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  • The Port Royalists, Pierre Nicole (1625-1695) and Antoine Arnauld (1612-1694), had applied it to grammar and logic; Jean Domat or Daumat (1625-1696) and Henri Francois Daugesseau (1668-1751) to jurisprudence; Fontenelle, Charles Perrault (1628-1703) and Jean Terrasson (1670-1750) to literary criticism, and a worthier estimate of modern literature.
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  • Pierre de Saint Cloud, the writer of the fourth section of the romance, was evidently acquainted with the Historia de proeliis.
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  • Under Pierre de Guast, sieur de Monts, Huguenots settled in Nova Scotia in 1604 but did not remain after 1607.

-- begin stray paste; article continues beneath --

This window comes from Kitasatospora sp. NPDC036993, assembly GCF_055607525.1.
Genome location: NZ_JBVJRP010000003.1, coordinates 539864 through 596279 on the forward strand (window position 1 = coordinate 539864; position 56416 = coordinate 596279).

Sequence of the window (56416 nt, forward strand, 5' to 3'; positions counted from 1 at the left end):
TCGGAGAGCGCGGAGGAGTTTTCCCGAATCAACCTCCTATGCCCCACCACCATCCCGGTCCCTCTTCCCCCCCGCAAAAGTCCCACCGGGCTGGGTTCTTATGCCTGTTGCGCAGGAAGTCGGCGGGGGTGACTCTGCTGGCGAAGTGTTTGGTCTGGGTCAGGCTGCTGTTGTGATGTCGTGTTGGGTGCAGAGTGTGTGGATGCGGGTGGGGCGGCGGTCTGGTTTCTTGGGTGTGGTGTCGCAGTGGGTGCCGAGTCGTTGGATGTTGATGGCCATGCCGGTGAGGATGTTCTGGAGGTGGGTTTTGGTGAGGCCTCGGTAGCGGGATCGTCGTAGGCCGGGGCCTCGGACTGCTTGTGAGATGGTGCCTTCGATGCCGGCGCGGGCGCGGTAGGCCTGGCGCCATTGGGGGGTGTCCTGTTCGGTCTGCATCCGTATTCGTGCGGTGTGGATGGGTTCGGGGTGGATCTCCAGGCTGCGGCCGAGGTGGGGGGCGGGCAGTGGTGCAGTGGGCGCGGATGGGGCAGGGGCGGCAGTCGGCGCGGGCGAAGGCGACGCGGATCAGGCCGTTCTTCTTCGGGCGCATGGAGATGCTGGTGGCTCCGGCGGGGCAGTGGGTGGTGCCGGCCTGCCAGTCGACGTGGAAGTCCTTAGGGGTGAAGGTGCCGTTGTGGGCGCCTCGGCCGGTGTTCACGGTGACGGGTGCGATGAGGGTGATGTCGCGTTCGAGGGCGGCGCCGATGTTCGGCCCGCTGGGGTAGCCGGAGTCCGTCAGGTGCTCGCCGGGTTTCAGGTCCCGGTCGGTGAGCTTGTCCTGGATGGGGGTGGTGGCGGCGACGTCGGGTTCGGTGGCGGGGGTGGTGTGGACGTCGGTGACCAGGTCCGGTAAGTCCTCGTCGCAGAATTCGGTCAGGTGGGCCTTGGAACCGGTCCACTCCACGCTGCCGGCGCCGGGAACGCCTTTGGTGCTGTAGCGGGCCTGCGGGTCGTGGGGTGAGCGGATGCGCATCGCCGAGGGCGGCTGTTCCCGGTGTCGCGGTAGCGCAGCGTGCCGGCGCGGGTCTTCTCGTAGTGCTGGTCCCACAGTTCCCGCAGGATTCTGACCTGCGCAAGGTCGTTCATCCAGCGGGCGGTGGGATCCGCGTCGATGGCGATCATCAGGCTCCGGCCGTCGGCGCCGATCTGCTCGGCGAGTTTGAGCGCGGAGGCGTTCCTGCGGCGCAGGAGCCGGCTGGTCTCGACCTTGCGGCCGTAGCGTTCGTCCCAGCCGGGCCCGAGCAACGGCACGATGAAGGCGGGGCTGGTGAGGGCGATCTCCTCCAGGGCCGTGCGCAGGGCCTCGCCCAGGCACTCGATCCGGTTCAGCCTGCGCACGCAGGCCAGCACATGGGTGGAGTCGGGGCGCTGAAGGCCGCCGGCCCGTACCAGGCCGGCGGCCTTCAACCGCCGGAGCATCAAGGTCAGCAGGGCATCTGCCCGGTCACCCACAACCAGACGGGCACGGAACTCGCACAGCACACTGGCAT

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  • The environs of Creil (Oise) and Chteau-Landon (Seine-et-Marne) are noted for their freestone (pierre de taille), which is also abundant at Euville and Lrouville in Meuse; the production of plaster is particularly important in the environs of Paris, of kaolin of fine quality at Yrieix (1-Jaute-Vienne), of hydraulic lime in Ardche (Le Teil), of lime phosphates in the department of Somme, of marble in the departments of HauteGaronne (St Beat), Hautes-Pyrnes (Campan, Sarrancolin), Isre and Pas-de-Calais, and of cement in Pas-de-Calais (vicinity of Boulogne) and Isre (Grenoble).
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  • The hospices and hpitaux and Guadeloupe the bureaux de bienfaisance, the founda- Martinique tion of which is optional for the commune, St Pierre and Miquel are managed by committees consisting of the mayor of the municipality and six Total in Am members, two elected by the municipal council and four nominated by the prefect.